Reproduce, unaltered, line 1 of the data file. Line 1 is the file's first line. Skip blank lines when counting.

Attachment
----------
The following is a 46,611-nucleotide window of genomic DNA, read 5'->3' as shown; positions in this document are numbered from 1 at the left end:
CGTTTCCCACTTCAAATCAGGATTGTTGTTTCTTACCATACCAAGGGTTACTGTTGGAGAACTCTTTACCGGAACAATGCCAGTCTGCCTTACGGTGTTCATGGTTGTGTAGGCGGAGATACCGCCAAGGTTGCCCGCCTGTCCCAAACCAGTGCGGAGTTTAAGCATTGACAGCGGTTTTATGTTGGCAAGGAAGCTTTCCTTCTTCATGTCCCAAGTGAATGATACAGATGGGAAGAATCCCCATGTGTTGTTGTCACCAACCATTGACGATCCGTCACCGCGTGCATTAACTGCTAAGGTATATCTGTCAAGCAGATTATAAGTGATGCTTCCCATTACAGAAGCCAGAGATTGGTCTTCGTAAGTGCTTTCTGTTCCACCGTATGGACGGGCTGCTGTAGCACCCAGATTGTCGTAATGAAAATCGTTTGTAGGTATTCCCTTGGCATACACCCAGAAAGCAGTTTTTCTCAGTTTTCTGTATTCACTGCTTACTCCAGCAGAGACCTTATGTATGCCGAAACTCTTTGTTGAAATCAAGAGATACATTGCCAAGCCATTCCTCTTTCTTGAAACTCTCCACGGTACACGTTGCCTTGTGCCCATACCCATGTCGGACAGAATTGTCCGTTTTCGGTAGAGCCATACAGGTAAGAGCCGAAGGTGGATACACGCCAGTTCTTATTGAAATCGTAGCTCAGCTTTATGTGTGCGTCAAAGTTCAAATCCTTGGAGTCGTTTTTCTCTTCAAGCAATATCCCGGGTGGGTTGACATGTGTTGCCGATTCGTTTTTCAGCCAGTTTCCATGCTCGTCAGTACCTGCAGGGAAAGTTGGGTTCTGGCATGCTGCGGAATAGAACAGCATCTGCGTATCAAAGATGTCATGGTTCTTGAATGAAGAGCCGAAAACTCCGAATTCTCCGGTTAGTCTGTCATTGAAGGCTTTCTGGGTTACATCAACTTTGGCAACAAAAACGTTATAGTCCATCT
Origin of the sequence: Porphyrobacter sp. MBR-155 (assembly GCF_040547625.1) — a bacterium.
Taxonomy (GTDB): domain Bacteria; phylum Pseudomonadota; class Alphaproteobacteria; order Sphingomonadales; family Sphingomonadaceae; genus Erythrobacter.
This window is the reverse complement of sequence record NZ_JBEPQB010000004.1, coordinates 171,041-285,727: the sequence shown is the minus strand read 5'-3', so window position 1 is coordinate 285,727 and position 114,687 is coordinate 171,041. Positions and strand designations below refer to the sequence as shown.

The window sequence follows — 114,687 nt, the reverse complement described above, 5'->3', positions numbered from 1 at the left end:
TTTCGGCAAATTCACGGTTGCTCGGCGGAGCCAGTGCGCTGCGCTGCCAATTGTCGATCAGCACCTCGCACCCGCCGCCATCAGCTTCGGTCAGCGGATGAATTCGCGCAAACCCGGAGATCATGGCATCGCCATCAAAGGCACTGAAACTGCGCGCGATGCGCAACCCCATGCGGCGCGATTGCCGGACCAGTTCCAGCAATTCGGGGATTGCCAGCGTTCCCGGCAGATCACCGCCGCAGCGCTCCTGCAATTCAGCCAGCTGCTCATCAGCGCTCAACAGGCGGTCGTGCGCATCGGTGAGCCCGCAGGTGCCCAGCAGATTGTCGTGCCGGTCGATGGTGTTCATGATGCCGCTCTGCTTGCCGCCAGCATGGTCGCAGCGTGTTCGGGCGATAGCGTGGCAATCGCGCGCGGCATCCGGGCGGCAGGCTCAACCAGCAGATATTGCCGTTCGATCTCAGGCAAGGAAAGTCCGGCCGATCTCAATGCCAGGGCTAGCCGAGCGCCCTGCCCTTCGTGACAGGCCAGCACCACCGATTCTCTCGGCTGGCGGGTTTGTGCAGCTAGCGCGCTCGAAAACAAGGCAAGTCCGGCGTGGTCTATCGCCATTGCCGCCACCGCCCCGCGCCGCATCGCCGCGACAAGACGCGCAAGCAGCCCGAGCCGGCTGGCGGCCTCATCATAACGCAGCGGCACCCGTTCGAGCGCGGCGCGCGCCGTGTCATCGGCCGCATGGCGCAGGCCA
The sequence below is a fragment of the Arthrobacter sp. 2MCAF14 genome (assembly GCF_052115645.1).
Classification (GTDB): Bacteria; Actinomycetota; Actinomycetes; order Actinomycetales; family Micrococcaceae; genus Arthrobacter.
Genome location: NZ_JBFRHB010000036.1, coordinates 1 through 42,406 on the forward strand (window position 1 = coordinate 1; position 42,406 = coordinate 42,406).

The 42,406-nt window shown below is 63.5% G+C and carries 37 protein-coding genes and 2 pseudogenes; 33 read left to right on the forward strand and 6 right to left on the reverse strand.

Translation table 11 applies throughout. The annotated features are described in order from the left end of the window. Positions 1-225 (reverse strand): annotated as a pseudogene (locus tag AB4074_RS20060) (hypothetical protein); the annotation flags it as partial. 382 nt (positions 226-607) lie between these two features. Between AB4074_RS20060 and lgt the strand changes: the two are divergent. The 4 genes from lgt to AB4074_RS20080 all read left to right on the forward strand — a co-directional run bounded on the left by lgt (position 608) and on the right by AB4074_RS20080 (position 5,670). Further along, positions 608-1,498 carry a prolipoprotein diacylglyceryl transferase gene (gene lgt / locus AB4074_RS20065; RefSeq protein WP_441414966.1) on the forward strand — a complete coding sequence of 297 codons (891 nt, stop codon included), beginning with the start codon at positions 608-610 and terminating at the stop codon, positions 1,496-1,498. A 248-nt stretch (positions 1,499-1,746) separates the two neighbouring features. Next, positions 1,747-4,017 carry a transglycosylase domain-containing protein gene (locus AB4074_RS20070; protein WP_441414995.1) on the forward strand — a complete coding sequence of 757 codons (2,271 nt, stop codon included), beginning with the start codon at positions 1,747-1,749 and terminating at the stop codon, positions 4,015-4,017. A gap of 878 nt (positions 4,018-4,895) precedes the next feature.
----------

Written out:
The following is a 46,611-nucleotide window of genomic DNA, read 5'->3' as shown; positions in this document are numbered from 1 at the left end: